"It just had one wound channel," Jesse says of the bullet entry. "It went in my left side and went through my large intestine twice and then through my belly with the bullet lodged just above my right hip somewhere in there."

Through four hours of surgery, Jesse had six to eight inches of his large intestine removed.

"It was just so damaged they couldn't put it back together," Aubrey said. "There was nothing they could do for it."

Jesse says when he first read the story on what happened, he was angry to read that his injuries were not life-threatening.

"When I read that I was upset," Jesse said. "No one out there knew what I was going through. I almost died and doctors told me I was lucky to be alive. It didn't look bad from the outside because there was no blood. That's because I was told I was shot at such a close range, 15 to 20 feet away. The bullet didn't have time to cool in the air once it was fired so it entered me hot and kind of soldered its way through me, keeping me from bleeding out."

Jesse says he knew he was hurt pretty bad.

"Once I got in my house, my stomach hurt pretty bad," Jesse said. "No blood on the outside, but what happened is I was bleeding on the inside and everything from my large intestine was leaking all over inside, too. It became very toxic and deadly and the surgeons had to pull everything out and clean it out. I almost didn't make it."

Jesse spent a week in the hospital before returning home. He knows it's a long road to recovery with a few more surgeries to come. He expects a full recovery but also knows his life may never be the way it once was.

"I plan on coming back stronger than before," Jesse said. "That's my goal right now, just to do what I need to do to get healed up. Six months down the road, I'm going to need a corrective surgery on my stomach so I can use my stomach properly again and get rid of this bag."

"They basically will have to put his intestines back inside," Aubrey said. "They couldn't fix them on the inside, so he has like a hole in his stomach and it has to heal from the outside. His scar goes right down the middle of his stomach. It's a real defining line."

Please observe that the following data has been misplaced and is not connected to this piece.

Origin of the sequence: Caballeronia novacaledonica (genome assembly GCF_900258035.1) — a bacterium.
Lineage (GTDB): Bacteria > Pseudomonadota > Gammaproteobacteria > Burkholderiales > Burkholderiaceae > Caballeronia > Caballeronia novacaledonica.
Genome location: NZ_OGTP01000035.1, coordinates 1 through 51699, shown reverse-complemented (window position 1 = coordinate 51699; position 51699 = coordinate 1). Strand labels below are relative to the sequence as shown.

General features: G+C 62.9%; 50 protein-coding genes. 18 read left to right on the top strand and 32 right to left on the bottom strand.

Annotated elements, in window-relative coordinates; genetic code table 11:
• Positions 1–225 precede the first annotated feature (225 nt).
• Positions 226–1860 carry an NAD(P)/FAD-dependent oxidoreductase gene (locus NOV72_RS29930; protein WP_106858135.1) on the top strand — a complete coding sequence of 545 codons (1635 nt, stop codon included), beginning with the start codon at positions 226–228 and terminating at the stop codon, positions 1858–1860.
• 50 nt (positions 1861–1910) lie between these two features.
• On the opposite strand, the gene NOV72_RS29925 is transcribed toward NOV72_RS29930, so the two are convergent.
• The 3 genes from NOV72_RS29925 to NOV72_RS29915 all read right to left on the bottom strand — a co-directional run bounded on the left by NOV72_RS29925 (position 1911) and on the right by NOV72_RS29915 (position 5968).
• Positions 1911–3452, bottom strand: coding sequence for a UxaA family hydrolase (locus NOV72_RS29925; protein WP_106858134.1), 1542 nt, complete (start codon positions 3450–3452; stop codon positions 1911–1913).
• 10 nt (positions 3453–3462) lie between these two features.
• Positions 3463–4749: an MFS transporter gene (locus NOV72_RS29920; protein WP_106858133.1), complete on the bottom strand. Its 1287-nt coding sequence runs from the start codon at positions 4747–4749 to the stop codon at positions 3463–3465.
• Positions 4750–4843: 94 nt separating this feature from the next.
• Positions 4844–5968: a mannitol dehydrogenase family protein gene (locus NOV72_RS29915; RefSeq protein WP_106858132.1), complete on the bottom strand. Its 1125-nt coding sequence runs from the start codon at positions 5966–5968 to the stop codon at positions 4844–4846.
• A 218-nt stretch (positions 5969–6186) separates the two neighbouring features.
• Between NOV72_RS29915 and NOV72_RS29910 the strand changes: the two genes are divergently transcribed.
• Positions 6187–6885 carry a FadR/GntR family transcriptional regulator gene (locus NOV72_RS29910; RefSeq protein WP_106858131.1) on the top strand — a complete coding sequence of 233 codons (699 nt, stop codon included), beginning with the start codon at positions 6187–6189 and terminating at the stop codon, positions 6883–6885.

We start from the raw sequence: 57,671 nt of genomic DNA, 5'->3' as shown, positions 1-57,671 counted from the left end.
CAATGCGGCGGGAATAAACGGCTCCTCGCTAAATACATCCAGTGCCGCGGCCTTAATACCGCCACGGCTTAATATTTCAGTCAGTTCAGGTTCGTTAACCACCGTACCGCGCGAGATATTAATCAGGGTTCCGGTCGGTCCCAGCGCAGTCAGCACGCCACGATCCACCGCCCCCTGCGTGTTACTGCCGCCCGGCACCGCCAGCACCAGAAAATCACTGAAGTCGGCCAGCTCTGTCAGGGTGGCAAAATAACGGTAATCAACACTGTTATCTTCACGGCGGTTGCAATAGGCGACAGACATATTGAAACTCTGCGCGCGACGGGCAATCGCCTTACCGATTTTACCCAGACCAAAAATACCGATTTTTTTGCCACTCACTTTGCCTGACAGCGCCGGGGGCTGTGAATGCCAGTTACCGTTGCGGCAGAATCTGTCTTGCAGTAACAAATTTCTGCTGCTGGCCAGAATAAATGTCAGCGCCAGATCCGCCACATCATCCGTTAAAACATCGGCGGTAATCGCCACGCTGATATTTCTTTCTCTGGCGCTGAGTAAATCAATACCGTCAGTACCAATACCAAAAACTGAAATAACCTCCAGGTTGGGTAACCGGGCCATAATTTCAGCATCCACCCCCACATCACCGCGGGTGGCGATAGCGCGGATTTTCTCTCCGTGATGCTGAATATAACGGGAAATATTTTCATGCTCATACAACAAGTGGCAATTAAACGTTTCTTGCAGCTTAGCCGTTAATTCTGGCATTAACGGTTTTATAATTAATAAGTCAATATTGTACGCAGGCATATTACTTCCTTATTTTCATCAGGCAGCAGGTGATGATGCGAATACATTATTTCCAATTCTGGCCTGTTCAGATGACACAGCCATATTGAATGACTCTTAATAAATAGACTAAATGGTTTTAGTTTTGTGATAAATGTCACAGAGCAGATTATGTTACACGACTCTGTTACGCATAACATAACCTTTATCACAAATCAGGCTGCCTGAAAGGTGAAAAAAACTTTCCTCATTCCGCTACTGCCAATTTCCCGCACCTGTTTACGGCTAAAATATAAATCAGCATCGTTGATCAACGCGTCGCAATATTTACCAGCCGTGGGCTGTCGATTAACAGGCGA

The Baslers praised the Anchorage Police Department for responding so fast.

"They were amazing," Jesse said. "There were here in like two minutes and then stayed until 6 a.m., I was told, checking out the scene. The paramedics were fantastic, too. They knew just what to do and were here so fast, too."

The community has also come together to show their support.

"He had like over 100 people come visit him in the hospital," Aubrey said. "People are reaching out to us and want to help, make us food, take us out. It's overwhelming the amount of support we've gotten by complete strangers and neighbors we didn't know we had."

"After I was shot I became very angry," Jesse said. "Angry I was shot, angry that my injuries were played off in the media like it was no big deal. It was a big deal and I have to live with it now. I don't know if I'll be able to do what I used to do and that made me mad. Someone took that from me."

Jesse's anger soon dissipated after the outpouring of support he received from his neighborhood and community.

"I was overwhelmed with the support people showed me," Jesse said. 'It restored my faith in humanity and I found myself grateful rather than bitter and angry. I realized how lucky I was to be alive. It was because of all these people that I decided to speak out. If I show I'm not afraid, hopefully, my neighbors won't be afraid and maybe more people come forward with more information. I want justice and I want the person who did this caught. I want our community to be a safe place to live."

Jesse says he's ready if it happens again and so is the neighborhood.

"They need to be scared of us. It shouldn't be the other way around," Jesse said. "They need to know we are together as a community and we're going to fight back and do what we can."

"We need to get them off our streets is what we need to do," Aubrey said. "I'm sure it's not their first time. You hear of cars getting broke into all the time. You just don't think it's going to be yours or your neighborhood. Especially here in Eagle River, a quiet neighborhood."

Friends created a GoFundMe account for Jesse to help with medical and living expenses while he is home recovering. 

The family also urges anyone with any information to come forward or call the Anchorage Police Department.